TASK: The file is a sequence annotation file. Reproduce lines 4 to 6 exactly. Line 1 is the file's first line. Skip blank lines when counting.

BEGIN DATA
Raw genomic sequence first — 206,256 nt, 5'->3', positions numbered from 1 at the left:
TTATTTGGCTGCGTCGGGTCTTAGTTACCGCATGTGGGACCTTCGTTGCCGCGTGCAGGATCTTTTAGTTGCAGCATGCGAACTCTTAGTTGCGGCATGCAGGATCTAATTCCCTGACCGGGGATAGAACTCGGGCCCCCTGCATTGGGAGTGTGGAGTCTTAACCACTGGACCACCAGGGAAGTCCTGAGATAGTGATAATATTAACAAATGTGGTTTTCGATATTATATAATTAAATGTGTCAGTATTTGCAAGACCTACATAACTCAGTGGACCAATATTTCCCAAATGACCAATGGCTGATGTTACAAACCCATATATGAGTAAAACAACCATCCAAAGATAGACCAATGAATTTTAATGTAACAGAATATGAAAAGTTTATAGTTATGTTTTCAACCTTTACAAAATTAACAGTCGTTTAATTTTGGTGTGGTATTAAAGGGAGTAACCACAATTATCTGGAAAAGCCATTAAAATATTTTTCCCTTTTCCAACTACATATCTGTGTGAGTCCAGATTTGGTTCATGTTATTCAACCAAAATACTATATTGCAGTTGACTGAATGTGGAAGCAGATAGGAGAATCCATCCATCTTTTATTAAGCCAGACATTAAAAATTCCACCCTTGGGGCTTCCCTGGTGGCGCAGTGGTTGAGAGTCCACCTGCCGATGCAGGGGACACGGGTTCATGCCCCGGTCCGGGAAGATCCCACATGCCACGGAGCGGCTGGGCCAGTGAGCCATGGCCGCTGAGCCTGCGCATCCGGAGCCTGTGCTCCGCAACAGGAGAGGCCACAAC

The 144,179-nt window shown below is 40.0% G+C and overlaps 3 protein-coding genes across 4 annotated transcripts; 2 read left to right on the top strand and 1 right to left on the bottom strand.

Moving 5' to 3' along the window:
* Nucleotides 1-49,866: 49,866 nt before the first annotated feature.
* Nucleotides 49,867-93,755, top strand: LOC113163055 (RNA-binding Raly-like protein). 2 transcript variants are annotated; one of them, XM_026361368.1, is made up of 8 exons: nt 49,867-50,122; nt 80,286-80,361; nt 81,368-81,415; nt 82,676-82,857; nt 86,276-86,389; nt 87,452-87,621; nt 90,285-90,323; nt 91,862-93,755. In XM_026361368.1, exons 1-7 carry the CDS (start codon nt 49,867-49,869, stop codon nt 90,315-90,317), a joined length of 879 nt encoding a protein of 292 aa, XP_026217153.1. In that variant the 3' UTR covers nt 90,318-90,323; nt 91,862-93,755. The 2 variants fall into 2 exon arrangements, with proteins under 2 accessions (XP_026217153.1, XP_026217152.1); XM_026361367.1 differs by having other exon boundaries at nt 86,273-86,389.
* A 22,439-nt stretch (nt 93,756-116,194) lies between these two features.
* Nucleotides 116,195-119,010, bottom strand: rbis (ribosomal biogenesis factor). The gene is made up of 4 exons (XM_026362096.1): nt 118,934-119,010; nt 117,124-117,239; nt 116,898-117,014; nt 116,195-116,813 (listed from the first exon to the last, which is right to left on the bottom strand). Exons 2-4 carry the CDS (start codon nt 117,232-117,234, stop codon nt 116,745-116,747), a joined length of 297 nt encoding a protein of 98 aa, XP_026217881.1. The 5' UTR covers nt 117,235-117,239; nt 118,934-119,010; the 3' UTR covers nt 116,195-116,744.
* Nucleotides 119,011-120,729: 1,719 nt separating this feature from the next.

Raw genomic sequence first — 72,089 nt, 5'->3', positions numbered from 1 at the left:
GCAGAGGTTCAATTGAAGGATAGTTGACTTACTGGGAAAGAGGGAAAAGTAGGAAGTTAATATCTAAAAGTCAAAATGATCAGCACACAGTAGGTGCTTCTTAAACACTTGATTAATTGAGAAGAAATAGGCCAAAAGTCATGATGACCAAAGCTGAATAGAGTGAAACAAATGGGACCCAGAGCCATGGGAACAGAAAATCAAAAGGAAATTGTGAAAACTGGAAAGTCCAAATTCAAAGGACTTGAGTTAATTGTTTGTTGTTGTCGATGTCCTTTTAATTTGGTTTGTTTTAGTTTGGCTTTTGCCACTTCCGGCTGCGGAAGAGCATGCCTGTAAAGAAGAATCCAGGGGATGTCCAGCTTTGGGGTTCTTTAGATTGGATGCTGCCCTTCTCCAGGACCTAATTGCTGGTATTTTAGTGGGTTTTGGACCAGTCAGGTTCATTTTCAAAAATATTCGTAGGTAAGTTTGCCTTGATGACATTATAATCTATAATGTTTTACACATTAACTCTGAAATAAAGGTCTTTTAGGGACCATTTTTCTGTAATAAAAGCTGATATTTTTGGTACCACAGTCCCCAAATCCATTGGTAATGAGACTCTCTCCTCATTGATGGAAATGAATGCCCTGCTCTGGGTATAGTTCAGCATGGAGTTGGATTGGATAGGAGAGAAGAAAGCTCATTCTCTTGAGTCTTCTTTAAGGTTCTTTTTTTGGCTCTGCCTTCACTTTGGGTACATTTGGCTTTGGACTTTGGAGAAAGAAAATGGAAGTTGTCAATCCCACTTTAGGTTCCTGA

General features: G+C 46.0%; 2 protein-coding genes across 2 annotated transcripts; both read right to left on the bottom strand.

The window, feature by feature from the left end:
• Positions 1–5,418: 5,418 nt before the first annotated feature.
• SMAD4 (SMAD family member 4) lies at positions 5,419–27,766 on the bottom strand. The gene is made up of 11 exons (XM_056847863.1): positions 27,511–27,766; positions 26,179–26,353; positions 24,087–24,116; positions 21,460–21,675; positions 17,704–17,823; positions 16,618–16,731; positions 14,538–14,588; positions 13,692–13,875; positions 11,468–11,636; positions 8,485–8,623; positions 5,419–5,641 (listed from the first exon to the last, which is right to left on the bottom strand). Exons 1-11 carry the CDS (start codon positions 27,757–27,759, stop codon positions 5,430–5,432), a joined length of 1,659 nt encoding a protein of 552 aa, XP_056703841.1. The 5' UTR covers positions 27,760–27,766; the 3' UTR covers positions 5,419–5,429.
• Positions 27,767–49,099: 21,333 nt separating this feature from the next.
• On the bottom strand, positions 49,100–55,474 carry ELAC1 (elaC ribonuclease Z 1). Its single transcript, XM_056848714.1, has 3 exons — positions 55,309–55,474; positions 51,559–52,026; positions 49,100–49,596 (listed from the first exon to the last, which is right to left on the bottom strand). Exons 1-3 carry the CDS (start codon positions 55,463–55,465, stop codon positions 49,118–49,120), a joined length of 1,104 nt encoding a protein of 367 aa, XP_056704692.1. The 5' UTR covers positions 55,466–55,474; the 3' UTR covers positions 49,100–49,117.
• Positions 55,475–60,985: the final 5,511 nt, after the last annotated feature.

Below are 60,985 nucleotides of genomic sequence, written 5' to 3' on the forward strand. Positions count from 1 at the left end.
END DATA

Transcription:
Moving 5' to 3' along the window:
* Nucleotides 1-49,866: 49,866 nt before the first annotated feature.
* Nucleotides 49,867-93,755, top strand: LOC113163055 (RNA-binding Raly-like protein). 2 transcript variants are annotated; one of them, XM_026361368.1, is made up of 8 exons: nt 49,867-50,122; nt 80,286-80,361; nt 81,368-81,415; nt 82,676-82,857; nt 86,276-86,389; nt 87,452-87,621; nt 90,285-90,323; nt 91,862-93,755. In XM_026361368.1, exons 1-7 carry the CDS (start codon nt 49,867-49,869, stop codon nt 90,315-90,317), a joined length of 879 nt encoding a protein of 292 aa, XP_026217153.1. In that variant the 3' UTR covers nt 90,318-90,323; nt 91,862-93,755. The 2 variants fall into 2 exon arrangements, with proteins under 2 accessions (XP_026217153.1, XP_026217152.1); XM_026361367.1 differs by having other exon boundaries at nt 86,273-86,389.